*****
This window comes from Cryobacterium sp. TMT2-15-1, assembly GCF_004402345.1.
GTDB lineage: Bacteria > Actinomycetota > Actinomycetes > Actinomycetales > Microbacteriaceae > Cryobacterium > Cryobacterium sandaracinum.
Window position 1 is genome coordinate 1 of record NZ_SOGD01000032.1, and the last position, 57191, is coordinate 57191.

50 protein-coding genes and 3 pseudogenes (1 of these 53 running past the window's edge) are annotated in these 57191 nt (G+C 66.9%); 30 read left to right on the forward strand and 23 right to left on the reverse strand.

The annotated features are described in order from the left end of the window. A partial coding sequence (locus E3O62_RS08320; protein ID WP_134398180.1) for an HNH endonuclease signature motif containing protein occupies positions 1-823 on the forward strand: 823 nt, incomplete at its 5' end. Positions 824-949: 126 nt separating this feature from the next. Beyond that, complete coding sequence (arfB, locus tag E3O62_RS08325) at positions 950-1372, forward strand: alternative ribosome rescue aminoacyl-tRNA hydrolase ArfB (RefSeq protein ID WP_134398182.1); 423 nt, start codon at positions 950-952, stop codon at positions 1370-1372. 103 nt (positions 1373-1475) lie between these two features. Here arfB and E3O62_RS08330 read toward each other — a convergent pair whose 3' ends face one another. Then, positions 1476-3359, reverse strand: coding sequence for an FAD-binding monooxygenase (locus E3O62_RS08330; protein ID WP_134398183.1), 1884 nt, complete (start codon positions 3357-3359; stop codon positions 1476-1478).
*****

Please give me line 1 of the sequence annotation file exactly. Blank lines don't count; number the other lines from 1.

This window comes from Cryobacterium sp. TMT2-15-1, assembly GCF_004402345.1.